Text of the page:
Charges dismissed for more Trump inauguration protesters after prosecutors found to have withheld evidence

Charges dismissed for more Trump inauguration protesters after prosecutors found to have withheld evidence
© Victoria Sarno Jordan

Ten individuals who were arrested while protesting President TrumpDonald John TrumpA better VA, with mental health services, is essential for America's veterans Pelosi, Nadler tangle on impeachment, contempt vote Trump arrives in Japan to kick off 4-day state visit MORE's inauguration had their felony charges dismissed by a Washington, D.C., judge on Thursday after the court found prosecutors had withheld evidence, according to the HuffPost.

D.C. Superior Court Chief Judge Robert Morin dropped the charges after discovering that the government had failed to turn over evidence it obtained from the right-wing media organization Project Veritas.


Prosecutors with the U.S. Attorney’s Office for the District of Columbia were charged with committing Brady violations by withholding undercover videos, the report said. A Brady violation occurs when prosecutors suppress evidence that is favorable to a defendant.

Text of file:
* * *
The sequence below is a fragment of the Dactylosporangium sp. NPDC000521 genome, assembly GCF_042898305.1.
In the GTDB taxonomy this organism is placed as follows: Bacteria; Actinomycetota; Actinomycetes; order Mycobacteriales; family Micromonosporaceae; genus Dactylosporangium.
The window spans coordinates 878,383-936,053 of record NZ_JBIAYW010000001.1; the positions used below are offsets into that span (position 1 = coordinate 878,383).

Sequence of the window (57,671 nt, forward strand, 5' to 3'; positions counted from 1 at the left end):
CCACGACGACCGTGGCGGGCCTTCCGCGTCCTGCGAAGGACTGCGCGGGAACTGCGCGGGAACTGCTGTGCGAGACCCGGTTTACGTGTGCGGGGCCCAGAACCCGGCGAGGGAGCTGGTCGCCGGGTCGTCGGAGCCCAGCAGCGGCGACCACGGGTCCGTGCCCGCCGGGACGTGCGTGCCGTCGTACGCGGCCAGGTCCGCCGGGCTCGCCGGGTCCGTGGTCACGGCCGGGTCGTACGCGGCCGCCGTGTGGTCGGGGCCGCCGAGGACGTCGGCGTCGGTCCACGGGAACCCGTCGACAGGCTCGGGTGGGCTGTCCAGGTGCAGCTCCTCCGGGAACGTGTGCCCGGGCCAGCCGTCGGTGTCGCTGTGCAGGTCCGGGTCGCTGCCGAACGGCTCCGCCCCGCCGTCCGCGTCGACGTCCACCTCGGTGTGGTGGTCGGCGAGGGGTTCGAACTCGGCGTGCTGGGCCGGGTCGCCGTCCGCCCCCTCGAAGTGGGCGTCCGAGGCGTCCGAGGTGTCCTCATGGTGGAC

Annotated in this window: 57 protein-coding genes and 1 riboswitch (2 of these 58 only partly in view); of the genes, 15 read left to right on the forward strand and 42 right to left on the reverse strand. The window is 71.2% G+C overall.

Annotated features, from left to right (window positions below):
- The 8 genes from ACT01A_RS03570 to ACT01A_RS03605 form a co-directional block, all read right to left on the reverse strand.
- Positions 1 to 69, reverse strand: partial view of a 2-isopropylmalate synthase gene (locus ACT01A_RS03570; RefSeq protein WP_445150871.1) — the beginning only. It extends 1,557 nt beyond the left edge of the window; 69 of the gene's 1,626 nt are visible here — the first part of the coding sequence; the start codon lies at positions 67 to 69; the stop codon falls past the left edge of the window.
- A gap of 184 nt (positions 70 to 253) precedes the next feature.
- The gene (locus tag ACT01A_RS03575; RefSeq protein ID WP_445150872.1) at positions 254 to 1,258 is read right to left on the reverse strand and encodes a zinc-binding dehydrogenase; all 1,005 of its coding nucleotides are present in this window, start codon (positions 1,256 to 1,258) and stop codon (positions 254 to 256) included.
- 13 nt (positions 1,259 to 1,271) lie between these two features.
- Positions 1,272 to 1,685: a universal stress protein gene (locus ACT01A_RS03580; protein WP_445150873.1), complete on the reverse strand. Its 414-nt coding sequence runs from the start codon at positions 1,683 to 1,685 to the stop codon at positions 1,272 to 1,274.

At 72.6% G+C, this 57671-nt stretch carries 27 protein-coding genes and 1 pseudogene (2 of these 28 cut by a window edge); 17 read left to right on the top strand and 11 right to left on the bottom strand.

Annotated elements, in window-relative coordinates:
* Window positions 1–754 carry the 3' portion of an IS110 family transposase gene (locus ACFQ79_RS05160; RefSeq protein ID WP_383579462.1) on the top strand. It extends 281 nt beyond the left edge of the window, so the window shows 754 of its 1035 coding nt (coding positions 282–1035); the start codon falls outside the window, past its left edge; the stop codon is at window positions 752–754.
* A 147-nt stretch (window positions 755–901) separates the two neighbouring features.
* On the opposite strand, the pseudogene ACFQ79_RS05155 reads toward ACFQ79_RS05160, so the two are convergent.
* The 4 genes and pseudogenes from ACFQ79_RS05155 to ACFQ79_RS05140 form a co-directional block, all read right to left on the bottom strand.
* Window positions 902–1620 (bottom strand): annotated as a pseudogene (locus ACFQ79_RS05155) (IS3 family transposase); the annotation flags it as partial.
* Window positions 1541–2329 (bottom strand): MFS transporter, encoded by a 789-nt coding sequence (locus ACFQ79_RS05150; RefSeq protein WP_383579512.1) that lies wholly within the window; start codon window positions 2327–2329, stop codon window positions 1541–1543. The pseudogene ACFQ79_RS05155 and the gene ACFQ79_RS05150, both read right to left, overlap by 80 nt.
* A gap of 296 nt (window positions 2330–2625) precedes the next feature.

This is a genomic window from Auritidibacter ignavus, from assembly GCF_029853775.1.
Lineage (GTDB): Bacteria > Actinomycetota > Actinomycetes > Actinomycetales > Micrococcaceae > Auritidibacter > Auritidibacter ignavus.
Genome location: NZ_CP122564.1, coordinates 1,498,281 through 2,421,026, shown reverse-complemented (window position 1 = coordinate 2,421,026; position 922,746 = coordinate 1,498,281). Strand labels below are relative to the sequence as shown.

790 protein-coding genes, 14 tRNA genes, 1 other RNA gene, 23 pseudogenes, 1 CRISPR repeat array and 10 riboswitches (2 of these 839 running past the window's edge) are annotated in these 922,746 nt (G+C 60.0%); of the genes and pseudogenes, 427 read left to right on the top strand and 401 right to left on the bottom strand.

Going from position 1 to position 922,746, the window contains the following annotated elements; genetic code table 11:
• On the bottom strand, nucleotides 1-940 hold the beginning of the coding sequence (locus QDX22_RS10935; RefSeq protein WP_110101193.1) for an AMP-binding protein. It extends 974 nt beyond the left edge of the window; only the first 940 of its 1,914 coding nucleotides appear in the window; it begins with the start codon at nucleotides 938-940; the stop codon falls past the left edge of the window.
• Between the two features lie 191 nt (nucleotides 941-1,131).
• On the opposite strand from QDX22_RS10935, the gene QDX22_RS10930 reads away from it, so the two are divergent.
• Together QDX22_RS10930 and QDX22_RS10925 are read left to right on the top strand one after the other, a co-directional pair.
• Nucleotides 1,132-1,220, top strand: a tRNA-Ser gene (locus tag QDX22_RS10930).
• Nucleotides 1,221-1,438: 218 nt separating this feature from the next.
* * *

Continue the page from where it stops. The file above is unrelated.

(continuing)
Morin ruled that the charges should be dismissed with prejudice, blocking the government from future attempts to resurface the charges. 

"I do think it’s a serious violation,” Morin said. “Your office represented that was the only video turned over," referencing an undercover video of an inauguration protest planning meeting that was not disclosed in its entirety.

ThinkProgress reported Wednesday morning that the government had withheld 69 separate recordings of the meetings. 

More than 200 people were arrested while protesting during Trump's inauguration ceremonies. The charges ranged from conspiracy to engage in a riot to destruction of property.

In January, federal prosecutors dropped charges for more than 100 people arrested in those protests, saying that it would proceed with charges against just 59 defendants. 

HuffPost notes that it is unclear how this latest development will affect the four defendants who are currently on trial, or the many who still have charges pending.